- Early ‘Social
Catholics’ include Felicite de Lamennais,
Frederic Ozanam, Philippe Bouchez (L’Avenir),
Franz von Baader, Bishop E. von Ketteler,
Cardinal Henry Manning.
- In 1891 Rerum
Novarum (Leo XIII) addresses the social
problem (the miserable conditions of the working
classes) caused by the Industrial Revolution. It
becomes the ‘Magna Carta’ for ‘Social
Catholicism’ and ‘Catholic Action’,
encouraging the development of pro-democratic
movements within the Church, and collaboration
with trades unions (but not strikes!). In
England the encyclical is anticipated,
interpreted and promoted by Cardinal Manning.
- In 1907 Leo’s
successor, Pope Pius X, initiates a campaign
against ‘Modernism’ (Catholic
liberalism), which casts a cloud of suspicion
over many lay-led democratic movements, such as
Marc Sangnier’s Le Sillon (The Furrow).
Catholic social thought continues to develop. France
and Belgium: Personalism and Young Christian
Workers. Germany: Centre Party and ‘Social
Realists’. America: John A. Ryan,
Catholic Worker, Southern Agrarians. Italy:
Christian Democrats. England: Catholic
Social Guild, Catholic Women’s League and
developments are taking place among the wider
Christian community in England, with the
Christendom Group, the Guild Socialists and
others, culminating in the work of J.H. Oldham,
John Macmurray, T.S. Eliot and Archbishop Temple
in the 1930s and 40s.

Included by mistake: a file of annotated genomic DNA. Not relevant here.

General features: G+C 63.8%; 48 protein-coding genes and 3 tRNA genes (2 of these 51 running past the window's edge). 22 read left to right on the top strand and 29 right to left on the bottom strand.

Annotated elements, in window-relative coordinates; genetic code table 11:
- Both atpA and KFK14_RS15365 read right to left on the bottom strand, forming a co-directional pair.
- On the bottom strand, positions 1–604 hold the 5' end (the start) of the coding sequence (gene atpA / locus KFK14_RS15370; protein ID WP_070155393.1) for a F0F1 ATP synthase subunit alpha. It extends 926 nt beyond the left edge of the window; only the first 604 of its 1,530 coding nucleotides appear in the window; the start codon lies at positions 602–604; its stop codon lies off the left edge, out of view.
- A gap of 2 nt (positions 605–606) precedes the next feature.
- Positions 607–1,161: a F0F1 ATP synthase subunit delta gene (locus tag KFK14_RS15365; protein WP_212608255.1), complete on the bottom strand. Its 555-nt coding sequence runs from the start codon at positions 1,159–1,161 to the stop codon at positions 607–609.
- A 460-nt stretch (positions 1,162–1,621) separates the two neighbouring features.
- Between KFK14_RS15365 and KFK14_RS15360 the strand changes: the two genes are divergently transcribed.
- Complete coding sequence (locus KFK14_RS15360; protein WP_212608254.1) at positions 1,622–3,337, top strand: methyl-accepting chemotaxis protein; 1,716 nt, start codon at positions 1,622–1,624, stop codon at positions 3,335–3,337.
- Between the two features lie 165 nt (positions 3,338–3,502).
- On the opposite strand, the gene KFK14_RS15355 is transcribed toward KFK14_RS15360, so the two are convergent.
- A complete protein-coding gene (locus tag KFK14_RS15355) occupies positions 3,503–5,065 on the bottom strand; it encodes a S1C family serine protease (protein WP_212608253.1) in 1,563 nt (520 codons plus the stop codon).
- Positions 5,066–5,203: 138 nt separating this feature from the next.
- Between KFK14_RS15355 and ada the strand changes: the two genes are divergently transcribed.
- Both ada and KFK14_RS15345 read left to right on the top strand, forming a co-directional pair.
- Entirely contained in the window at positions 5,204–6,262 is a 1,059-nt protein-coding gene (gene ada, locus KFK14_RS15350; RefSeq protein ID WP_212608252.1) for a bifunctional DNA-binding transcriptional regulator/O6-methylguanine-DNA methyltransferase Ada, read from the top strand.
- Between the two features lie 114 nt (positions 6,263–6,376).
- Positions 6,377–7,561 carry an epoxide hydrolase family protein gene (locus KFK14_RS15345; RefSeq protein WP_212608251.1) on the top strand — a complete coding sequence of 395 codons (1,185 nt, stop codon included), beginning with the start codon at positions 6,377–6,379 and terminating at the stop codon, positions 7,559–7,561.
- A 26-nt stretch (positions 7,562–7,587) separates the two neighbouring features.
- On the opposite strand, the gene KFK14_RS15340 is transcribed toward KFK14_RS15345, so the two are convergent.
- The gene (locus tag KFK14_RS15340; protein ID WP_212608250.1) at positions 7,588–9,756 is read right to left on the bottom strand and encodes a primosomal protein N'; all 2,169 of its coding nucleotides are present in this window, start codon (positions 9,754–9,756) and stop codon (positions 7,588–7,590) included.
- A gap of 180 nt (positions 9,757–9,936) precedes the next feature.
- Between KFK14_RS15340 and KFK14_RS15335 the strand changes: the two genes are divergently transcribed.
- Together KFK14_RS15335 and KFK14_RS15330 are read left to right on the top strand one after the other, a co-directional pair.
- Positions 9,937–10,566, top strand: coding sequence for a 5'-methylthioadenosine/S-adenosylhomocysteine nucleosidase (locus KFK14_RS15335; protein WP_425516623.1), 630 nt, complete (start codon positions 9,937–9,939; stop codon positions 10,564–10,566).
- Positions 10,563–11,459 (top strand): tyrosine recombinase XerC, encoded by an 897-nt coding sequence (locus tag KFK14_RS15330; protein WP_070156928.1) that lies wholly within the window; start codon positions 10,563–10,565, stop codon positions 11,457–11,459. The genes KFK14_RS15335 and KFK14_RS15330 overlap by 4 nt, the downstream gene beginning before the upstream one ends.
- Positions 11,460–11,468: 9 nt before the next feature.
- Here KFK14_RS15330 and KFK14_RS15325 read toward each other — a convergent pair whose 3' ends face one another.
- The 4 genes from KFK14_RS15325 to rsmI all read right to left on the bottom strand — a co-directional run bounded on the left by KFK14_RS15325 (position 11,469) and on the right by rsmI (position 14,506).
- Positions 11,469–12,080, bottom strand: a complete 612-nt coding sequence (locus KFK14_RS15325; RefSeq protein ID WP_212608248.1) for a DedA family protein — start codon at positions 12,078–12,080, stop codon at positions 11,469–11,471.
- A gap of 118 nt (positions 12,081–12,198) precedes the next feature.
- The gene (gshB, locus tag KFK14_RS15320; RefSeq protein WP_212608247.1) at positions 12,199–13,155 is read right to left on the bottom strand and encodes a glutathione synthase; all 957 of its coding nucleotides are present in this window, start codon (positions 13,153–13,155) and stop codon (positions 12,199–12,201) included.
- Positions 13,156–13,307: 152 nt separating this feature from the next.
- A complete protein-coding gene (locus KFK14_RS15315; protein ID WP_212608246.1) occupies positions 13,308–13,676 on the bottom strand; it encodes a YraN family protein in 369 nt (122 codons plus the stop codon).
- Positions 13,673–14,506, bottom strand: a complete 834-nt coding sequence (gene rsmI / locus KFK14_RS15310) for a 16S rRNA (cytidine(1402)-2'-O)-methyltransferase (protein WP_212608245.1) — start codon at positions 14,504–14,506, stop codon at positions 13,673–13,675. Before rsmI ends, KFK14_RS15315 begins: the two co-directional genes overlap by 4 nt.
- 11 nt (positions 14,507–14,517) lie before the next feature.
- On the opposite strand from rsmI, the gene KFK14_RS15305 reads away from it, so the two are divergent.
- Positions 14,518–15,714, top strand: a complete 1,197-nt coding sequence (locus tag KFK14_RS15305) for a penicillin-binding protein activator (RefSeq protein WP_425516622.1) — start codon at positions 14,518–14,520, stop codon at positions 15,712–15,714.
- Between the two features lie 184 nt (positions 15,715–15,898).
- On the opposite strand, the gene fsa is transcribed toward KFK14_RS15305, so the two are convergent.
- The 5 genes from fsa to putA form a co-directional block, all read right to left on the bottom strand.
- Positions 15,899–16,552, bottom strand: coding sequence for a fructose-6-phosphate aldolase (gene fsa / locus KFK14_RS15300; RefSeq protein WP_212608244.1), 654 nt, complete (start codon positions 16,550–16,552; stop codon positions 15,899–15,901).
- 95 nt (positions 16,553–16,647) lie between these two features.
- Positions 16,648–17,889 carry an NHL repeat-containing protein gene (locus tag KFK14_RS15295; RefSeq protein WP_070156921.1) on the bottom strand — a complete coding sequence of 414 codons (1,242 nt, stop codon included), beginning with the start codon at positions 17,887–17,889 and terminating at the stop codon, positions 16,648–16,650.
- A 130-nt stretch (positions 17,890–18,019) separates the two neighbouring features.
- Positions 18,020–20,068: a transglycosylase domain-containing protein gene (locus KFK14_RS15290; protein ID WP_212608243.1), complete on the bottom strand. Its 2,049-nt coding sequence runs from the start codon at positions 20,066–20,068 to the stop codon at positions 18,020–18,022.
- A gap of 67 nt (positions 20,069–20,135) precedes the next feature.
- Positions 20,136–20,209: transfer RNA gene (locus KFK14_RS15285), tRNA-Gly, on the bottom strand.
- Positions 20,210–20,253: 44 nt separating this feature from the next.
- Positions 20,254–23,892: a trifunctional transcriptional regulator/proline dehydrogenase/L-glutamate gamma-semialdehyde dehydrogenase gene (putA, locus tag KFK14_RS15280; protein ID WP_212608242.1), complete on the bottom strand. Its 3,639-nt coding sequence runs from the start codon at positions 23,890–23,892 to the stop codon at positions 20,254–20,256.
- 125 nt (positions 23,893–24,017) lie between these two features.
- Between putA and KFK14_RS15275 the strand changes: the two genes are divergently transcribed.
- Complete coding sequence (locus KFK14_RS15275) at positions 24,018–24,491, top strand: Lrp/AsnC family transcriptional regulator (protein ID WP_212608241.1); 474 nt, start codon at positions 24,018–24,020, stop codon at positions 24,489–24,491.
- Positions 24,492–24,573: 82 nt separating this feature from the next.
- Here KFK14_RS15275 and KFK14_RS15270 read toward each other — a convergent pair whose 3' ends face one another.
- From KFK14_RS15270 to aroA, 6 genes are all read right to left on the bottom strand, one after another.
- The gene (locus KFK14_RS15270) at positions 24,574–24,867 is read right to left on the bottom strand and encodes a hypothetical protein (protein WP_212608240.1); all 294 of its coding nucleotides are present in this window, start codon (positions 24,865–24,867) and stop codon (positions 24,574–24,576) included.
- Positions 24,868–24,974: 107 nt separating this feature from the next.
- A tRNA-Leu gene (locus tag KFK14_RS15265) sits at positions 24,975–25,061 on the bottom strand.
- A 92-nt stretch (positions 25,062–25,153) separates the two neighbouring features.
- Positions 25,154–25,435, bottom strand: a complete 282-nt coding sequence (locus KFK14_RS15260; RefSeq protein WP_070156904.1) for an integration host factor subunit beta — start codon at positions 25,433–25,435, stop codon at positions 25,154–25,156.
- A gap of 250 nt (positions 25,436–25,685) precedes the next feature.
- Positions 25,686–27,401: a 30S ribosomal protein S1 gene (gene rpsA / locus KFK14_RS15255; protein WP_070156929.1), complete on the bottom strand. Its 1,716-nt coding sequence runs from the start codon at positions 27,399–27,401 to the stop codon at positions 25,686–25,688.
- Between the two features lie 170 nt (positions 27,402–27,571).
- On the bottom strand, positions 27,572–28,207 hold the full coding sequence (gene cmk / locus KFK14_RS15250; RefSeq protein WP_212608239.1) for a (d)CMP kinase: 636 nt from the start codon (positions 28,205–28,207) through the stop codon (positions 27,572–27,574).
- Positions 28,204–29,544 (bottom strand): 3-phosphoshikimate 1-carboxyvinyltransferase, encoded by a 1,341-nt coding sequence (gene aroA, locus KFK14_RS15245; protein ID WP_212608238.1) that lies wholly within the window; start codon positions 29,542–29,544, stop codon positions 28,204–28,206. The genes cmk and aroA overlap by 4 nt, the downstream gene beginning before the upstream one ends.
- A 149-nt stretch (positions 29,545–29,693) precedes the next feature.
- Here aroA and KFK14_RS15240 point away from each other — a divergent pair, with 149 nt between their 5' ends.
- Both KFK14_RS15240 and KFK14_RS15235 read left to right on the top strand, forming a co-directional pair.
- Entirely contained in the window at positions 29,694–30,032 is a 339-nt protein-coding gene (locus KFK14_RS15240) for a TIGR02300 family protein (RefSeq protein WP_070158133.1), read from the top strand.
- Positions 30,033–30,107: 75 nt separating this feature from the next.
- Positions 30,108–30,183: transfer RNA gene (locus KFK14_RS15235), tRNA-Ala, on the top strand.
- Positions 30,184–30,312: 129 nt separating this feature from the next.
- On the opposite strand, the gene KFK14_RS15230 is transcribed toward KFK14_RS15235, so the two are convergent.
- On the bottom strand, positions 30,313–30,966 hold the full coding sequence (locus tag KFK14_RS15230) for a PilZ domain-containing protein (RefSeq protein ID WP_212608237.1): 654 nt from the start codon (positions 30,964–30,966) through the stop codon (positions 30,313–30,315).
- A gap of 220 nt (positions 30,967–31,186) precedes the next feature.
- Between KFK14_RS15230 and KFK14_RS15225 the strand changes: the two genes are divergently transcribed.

- In the 1920s and
30s, many of the more conservative-minded
Catholics are tempted to view Fascism
(Mussolini, Franco, Hitler) as a possible
alternative to Communism and Capitalism, because
it seems to be restoring order, opposing
individualism and big business. During the 1930s
a process of disillusionment sets in, as Fascism
begins to "show its teeth".
- In 1931 Pope Pius
XI condemns Socialism and Capitalism in Quadragesimo
Anno. This encyclical gives new
impetus to social Catholicism (trades unions,
family wage, subsidiarity). Fascism and racism
are similarly condemned in 1937.
- After the War,
Catholic thinkers are instrumental in laying the
foundations of the European Community and the
German Social Market economy - which, together
with the United Nations and NATO, are intended
to prevent the possibility of future World Wars.
- The Second Vatican
Council (1962-5) redefines the Catholic
understanding of the Church’s relationship
with the world, especially in Gaudium et Spes.
Gives new impetus to Christian democratic
movements, including Liberation Theology in
- The election of a
Polish Pope as John Paul II in 1978 precipitates
the collapse of Communism. He issues Centesimus
Annus (1991) as the culmination
of 100 years of Catholic Social teaching.
Following Paul VI (Evangelii Nuntiandi),
John Paul II incorporates Catholic Social
Teaching within a broader cultural critique (the
"culture of life") and pastoral
strategy (the "new evangelization").